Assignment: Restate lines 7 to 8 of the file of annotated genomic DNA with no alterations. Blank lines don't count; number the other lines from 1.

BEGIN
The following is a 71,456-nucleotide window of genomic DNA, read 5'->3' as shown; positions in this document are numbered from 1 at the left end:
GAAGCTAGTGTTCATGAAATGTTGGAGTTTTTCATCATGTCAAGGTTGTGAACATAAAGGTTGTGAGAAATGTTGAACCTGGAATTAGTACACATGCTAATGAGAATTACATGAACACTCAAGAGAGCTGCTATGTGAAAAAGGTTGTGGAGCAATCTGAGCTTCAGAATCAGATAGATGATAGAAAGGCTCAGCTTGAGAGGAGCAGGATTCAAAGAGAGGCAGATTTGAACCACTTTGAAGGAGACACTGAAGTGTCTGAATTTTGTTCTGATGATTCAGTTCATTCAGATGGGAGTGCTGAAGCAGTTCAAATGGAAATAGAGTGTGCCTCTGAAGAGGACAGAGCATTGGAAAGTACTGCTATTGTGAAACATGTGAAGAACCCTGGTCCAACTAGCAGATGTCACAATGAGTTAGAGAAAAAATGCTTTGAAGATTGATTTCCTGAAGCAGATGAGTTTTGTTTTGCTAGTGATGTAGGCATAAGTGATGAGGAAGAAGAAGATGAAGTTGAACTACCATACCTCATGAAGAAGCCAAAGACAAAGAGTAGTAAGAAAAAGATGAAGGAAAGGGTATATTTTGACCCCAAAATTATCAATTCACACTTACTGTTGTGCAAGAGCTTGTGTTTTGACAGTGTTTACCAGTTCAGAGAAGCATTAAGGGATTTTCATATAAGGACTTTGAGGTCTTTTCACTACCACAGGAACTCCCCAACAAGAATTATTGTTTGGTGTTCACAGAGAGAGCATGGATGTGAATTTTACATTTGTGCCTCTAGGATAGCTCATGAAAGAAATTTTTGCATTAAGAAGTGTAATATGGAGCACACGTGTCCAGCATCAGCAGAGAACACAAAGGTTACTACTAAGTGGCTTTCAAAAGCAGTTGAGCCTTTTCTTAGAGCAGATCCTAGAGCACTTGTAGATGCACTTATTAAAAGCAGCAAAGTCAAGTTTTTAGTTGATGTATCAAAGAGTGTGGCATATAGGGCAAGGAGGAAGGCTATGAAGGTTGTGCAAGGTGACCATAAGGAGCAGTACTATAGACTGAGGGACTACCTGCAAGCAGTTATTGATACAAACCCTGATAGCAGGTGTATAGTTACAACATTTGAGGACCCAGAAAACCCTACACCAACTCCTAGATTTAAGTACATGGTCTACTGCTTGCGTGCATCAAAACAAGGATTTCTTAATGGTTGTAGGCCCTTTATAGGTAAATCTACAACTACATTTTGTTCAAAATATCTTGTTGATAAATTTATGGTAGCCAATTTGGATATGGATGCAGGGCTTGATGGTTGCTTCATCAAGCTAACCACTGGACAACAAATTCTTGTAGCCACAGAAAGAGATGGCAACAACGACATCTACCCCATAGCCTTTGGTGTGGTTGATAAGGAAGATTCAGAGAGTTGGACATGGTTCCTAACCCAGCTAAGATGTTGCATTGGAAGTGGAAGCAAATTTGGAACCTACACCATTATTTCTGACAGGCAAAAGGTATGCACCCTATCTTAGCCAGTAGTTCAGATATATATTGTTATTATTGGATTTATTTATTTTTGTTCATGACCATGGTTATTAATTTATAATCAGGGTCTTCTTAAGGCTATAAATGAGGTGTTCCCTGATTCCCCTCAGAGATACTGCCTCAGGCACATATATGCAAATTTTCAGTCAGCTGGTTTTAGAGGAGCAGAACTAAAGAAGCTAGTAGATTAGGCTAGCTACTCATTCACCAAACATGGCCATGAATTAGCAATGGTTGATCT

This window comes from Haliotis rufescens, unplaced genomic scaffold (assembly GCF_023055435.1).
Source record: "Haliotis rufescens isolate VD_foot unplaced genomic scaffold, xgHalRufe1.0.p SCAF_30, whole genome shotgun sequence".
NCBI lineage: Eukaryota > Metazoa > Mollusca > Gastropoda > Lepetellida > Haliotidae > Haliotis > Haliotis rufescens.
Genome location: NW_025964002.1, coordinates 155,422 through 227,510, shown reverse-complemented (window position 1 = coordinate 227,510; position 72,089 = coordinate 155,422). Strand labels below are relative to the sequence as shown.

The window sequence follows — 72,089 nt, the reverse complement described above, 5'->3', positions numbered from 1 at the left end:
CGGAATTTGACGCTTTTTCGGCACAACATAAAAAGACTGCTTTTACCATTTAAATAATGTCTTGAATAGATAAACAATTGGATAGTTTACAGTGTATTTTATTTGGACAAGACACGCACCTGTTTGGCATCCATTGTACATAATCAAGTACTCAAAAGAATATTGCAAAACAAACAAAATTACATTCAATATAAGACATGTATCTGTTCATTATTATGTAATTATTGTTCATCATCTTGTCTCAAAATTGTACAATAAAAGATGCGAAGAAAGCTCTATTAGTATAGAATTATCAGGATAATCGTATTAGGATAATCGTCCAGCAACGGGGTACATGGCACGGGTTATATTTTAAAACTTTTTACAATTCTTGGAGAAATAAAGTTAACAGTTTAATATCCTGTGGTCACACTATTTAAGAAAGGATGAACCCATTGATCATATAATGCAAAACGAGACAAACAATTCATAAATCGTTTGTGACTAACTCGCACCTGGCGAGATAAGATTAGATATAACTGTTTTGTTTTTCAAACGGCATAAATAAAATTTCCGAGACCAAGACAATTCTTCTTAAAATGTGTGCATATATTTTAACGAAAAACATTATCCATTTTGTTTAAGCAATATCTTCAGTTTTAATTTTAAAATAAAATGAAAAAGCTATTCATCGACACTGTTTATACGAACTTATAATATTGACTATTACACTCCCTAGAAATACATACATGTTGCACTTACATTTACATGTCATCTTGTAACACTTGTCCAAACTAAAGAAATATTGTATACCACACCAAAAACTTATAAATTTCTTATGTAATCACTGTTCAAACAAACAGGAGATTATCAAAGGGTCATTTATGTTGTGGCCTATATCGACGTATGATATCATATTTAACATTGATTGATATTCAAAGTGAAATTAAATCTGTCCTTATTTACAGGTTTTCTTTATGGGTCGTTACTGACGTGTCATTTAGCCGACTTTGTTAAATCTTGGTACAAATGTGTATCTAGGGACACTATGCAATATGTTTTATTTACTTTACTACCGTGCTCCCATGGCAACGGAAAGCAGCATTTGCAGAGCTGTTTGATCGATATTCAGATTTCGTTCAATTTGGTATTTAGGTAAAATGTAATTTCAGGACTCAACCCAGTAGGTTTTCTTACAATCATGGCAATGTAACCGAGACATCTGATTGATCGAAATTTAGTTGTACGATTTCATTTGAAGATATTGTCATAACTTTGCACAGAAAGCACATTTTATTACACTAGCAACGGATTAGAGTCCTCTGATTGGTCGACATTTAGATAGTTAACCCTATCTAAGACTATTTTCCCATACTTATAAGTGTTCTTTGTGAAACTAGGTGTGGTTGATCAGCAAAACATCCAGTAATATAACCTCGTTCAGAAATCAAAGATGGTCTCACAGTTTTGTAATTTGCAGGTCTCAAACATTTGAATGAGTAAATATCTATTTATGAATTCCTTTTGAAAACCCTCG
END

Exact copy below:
The window sequence follows — 72,089 nt, the reverse complement described above, 5'->3', positions numbered from 1 at the left end:
CGGAATTTGACGCTTTTTCGGCACAACATAAAAAGACTGCTTTTACCATTTAAATAATGTCTTGAATAGATAAACAATTGGATAGTTTACAGTGTATTTTATTTGGACAAGACACGCACCTGTTTGGCATCCATTGTACATAATCAAGTACTCAAAAGAATATTGCAAAACAAACAAAATTACATTCAATATAAGACATGTATCTGTTCATTATTATGTAATTATTGTTCATCATCTTGTCTCAAAATTGTACAATAAAAGATGCGAAGAAAGCTCTATTAGTATAGAATTATCAGGATAATCGTATTAGGATAATCGTCCAGCAACGGGGTACATGGCACGGGTTATATTTTAAAACTTTTTACAATTCTTGGAGAAATAAAGTTAACAGTTTAATATCCTGTGGTCACACTATTTAAGAAAGGATGAACCCATTGATCATATAATGCAAAACGAGACAAACAATTCATAAATCGTTTGTGACTAACTCGCACCTGGCGAGATAAGATTAGATATAACTGTTTTGTTTTTCAAACGGCATAAATAAAATTTCCGAGACCAAGACAATTCTTCTTAAAATGTGTGCATATATTTTAACGAAAAACATTATCCATTTTGTTTAAGCAATATCTTCAGTTTTAATTTTAAAATAAAATGAAAAAGCTATTCATCGACACTGTTTATACGAACTTATAATATTGACTATTACACTCCCTAGAAATACATACATGTTGCACTTACATTTACATGTCATCTTGTAACACTTGTCCAAACTAAAGAAATATTGTATACCACACCAAAAACTTATAAATTTCTTATGTAATCACTGTTCAAACAAACAGGAGATTATCAAAGGGTCATTTATGTTGTGGCCTATATCGACGTATGATATCATATTTAACATTGATTGATATTCAAAGTGAAATTAAATCTGTCCTTATTTACAGGTTTTCTTTATGGGTCGTTACTGACGTGTCATTTAGCCGACTTTGTTAAATCTTGGTACAAATGTGTATCTAGGGACACTATGCAATATGTTTTATTTACTTTACTACCGTGCTCCCATGGCAACGGAAAGCAGCATTTGCAGAGCTGTTTGATCGATATTCAGATTTCGTTCAATTTGGTATTTAGGTAAAATGTAATTTCAGGACTCAACCCAGTAGGTTTTCTTACAATCATGGCAATGTAACCGAGACATCTGATTGATCGAAATTTAGTTGTACGATTTCATTTGAAGATATTGTCATAACTTTGCACAGAAAGCACATTTTATTACACTAGCAACGGATTAGAGTCCTCTGATTGGTCGACATTTAGATAGTTAACCCTATCTAAGACTATTTTCCCATACTTATAAGTGTTCTTTGTGAAACTAGGTGTGGTTGATCAGCAAAACATCCAGTAATATAACCTCGTTCAGAAATCAAAGATGGTCTCACAGTTTTGTAATTTGCAGGTCTCAAACATTTGAATGAGTAAATATCTATTTATGAATTCCTTTTGAAAACCCTCG